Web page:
Sirsha-asanaBy Paul Jerard, E-RYT 500

What is an inverted posture, or an inversion, in a Hatha Yoga class? Technically, any posture (asana), in which the head is below the heart, is an inversion. Whether you stand on your head, bend forward, or bend back, if the head is below the heart, you are performing an inversion.

This also means that Downward Dog (Adho Mukha Svanasana) and Fish (Matsyasana) are also inversions – although both postures are mild in comparison to Head Stand (Sirsasana). If you bend back far enough in Camel (Ustrasana) -that is also an inversion.

This is not meant to beat a dead horse, but inversions are not for everyone. When you perform any Yoga technique, there should be a clear intention. If the risks outweigh the benefits, there is no logical reason why a teacher or student should practice a technique. The following contraindications are specifically related to inversions.

General Guidelines for all Inverted Postures

If you have any of the following conditions, please omit inversions or work with a competent teacher who will modify your practice. To identify a competent Yoga teacher is not difficult. Is the teacher really interested in his or her students? Is your safety a primary guideline in class? If not, please seek the guidance of a knowledgeable teacher, who cares for his or her students.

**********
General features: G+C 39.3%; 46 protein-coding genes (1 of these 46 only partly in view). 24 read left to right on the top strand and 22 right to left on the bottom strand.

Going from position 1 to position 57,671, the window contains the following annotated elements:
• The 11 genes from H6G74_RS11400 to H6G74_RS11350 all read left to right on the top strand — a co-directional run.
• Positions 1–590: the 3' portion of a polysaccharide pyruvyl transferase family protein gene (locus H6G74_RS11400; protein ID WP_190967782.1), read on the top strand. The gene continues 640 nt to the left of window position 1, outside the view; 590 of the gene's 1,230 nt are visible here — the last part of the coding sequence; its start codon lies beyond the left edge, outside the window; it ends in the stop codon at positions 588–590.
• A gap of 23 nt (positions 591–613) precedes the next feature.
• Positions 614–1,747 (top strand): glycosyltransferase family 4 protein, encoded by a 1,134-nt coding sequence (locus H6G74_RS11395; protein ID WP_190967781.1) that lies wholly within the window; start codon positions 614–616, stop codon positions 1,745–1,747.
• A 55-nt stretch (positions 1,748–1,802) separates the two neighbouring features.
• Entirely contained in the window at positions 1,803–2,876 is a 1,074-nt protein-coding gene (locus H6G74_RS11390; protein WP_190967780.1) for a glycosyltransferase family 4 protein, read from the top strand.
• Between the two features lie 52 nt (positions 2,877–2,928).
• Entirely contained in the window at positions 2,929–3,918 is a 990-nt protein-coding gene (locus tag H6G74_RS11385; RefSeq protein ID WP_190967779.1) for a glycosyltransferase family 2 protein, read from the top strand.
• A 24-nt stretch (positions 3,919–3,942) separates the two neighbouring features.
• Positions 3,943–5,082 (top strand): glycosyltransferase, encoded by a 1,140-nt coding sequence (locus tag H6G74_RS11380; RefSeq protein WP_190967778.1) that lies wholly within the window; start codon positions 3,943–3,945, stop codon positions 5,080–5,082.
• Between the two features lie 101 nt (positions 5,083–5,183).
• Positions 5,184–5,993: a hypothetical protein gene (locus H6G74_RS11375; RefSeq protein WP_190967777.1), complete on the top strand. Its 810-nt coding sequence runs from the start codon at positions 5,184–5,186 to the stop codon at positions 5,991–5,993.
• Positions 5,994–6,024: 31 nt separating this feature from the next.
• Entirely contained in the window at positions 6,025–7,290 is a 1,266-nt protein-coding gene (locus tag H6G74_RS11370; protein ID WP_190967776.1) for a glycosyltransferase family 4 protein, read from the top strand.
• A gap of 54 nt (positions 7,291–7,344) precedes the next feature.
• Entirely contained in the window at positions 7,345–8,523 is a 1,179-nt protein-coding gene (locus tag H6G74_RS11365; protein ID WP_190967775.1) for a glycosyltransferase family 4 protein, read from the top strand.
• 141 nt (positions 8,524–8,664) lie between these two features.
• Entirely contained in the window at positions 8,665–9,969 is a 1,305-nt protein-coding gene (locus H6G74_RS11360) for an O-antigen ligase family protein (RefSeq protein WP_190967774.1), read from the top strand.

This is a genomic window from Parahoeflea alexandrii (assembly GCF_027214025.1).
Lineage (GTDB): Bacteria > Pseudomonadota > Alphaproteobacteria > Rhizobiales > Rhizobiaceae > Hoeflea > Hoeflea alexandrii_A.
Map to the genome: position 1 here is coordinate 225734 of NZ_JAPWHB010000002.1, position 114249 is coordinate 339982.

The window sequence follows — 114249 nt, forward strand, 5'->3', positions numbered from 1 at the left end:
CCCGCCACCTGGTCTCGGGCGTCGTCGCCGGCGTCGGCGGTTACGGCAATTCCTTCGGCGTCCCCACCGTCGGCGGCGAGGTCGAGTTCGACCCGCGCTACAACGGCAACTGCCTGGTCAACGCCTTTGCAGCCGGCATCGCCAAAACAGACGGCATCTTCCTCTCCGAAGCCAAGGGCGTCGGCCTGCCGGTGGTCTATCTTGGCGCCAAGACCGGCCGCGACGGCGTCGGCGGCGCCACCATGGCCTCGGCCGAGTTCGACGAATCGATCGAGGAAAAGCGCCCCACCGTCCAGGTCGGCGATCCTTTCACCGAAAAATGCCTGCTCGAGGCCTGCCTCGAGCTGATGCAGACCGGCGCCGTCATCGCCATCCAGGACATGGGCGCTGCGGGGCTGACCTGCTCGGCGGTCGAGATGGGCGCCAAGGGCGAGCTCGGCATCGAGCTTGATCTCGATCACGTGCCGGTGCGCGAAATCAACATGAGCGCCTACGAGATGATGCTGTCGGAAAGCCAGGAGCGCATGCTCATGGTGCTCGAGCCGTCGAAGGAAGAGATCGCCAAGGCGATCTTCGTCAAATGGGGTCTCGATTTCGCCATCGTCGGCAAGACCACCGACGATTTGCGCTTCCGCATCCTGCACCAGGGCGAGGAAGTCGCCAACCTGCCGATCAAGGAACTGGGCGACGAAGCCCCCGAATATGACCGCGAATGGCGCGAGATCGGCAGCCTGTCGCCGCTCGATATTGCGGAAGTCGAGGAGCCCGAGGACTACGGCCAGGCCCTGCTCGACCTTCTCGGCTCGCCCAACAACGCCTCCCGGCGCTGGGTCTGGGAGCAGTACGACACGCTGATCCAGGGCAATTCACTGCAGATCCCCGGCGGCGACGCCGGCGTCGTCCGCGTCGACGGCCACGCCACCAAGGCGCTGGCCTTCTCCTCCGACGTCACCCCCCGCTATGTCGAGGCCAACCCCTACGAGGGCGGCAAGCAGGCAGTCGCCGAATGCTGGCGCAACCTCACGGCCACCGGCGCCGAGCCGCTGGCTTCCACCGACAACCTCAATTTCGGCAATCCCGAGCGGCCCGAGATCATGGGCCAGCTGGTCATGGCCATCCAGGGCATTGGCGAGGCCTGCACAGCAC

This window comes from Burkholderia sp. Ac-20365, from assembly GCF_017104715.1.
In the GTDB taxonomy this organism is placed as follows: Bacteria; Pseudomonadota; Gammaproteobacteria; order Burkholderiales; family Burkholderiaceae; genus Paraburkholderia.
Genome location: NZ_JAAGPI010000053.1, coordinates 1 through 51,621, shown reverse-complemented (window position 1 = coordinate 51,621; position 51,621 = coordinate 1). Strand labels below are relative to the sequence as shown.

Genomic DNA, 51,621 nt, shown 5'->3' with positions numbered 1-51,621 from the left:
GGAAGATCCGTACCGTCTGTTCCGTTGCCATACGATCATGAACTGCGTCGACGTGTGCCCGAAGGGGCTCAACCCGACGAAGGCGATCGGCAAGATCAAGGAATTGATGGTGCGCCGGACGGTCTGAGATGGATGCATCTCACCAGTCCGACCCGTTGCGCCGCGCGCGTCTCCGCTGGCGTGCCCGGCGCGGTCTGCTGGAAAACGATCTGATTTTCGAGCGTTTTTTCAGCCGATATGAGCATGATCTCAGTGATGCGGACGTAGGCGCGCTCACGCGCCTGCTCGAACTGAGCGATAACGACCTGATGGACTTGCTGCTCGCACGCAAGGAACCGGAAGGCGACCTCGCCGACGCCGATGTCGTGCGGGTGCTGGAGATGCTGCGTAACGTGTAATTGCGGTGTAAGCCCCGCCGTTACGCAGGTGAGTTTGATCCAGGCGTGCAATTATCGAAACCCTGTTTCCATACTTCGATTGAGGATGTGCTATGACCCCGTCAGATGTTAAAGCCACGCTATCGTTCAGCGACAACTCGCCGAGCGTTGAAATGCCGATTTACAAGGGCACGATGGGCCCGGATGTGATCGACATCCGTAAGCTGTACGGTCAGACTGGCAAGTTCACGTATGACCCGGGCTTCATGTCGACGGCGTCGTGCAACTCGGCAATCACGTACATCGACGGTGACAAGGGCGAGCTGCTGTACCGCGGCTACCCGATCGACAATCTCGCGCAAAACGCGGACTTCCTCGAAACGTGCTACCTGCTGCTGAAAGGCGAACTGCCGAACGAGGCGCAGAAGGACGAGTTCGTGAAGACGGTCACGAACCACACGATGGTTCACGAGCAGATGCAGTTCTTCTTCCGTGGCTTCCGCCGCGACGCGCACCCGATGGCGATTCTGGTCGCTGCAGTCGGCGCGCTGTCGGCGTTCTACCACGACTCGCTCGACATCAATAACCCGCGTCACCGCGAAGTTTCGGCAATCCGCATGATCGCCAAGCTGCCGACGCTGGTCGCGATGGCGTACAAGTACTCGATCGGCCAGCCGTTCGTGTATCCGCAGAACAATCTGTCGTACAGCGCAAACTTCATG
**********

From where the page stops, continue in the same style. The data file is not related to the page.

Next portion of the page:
If you are a teacher, you should make it a point to know about the physical condition of each student. This means that new students, who show up late, disrupt your classes, take risks if they have any medical conditions, and will hold you liable if anything goes wrong.

The solution: Do not teach students who you have not talked to before class. A student’s medical condition is information that you must know in order to teach Yoga safely. In the following cases, inversions should be omitted, adjusted, or modified, depending on the health condition of a student.

In the case of neck problems, eye problems, a previous stroke, high blood pressure, heart problems, sinus problems, and epilepsy, inverted asanas should be omitted, adjusted, or modified. If a student is pregnant, she should be practicing with a prenatal Yoga specialist.

In the case of menstruation, there is much controversy. About a contraindication for menstruation: At this point, there is no hard data or research that would warrant an official warning.

Therefore, it might be wise to let students know about the controversy. Students should be made aware and make a decision based upon their own thoughts and research. You could easily design an informative handout for students and encourage them to research all of these contraindications.

Lastly, never put a student at risk. If you have serious doubts about a student’s ability to safely perform an inverted asana, because of a health issue, you should omit it or insist on a doctor’s note.

© Copyright 2009 – Paul Jerard / Aura Publications

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